Beyond Hong Kong itself, Chinese mythology emerges as a common motif, most emphatically in work by Yi Xin Tong and a collaborative work between Future Host and Heidi Lau. Featuring sculptures (Petrified Sea: Aquatic Dragon and Rolling Eyes, both 2021) and a video (The Birth of Julung-julung: The Aquatic Dragon, 2019–20) that document Tong’s travels to the tourist-ridden Dinawan Island in Malaysia, the installation conjures the aquatic dragon Jiaolong to illustrate the artist’s own jaded frustration with Western erasure of Southeast Asia’s indigenous spiritual and ecological heritage. The small sculpture Rolling Eyes depicts eyes set in stone that appear to be rolling in an exasperated (but static) manner, echoing the artist’s own facial expressions in the video.

Heidi Lau, (Left) Resentment Sleeve, 2021, glazed ceramics, thread, wire, (Right) The Fountain, 2021, glazed ceramics. Courtesy the artist and Matthew Brown, Los Angeles

Heidi Lau’s Resentment Sleeve (2021) elicits a visceral reaction to the deceptive, grungy metal-chain-like appearance belying its ceramic consistency. Presented in conjunction with Future Host’s performance video Worlding Hands (2021), in which the artist choreographically reenacts a Chinese creation myth, in which a goddess made men by moulding yellow clay, Lau’s sculptures (The Fountain, 2021, in particular) visually mimic primordial ocean imagery loosely corresponding to the video. The main inspiration for the two works stems from Shanhaijing (The Classic of Mountains and Seas), a fourth-century BCE Chinese text that presents the mythological possibility of a world in which harmonious living among different species thrives. Here Shanhaijing’s creation myth is reimagined as a pathway to a truly sustainable future.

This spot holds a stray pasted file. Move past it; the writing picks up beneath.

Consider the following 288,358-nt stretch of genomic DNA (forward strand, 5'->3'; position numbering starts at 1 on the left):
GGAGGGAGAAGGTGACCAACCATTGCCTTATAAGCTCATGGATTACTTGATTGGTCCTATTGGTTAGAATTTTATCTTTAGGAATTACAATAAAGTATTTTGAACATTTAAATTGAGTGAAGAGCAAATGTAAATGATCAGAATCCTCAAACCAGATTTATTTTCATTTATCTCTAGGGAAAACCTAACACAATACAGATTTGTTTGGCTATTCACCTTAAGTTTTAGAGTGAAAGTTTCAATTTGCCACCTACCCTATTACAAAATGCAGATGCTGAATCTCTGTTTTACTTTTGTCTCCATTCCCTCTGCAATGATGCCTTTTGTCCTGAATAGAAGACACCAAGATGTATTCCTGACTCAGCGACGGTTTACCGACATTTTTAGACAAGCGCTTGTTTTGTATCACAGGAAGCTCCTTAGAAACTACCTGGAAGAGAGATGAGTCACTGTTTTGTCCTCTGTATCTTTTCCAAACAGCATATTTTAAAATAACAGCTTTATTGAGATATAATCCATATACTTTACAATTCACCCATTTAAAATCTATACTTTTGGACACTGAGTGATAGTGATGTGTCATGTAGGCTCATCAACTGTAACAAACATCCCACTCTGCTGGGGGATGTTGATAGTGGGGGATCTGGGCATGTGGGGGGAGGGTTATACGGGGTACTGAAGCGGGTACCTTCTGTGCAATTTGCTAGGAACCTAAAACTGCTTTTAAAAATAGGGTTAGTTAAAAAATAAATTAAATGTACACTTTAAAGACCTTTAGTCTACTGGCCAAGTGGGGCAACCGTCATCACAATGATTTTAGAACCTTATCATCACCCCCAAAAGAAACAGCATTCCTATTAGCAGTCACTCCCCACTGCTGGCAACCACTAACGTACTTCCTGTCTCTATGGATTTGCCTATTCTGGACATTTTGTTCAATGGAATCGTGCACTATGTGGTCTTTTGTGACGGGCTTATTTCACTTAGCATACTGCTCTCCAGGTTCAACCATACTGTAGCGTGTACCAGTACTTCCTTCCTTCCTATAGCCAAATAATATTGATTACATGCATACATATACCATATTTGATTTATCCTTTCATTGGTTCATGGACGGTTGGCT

Liquid Ground, 2021 (installation view). Courtesy Para Site, Hong Kong

Overall, the exhibition presents thought-provoking and impactful works that grapple with complex, insightful ideas, with a compelling local (as well as a regional and global) resonance. Yet by comparison, the wooden island motif on and in which works are displayed seems a crude anchor and clumsy form of scenography. As the ‘Lantau Tomorrow Vision’ project unfolds amid unaffordable housing prices and developer monopolies that financialise land despite the effects of global warming and rising sea levels, there are lessons here to be learned.

Liquid Ground at Para Site, Hong Kong, 14 August – 14 November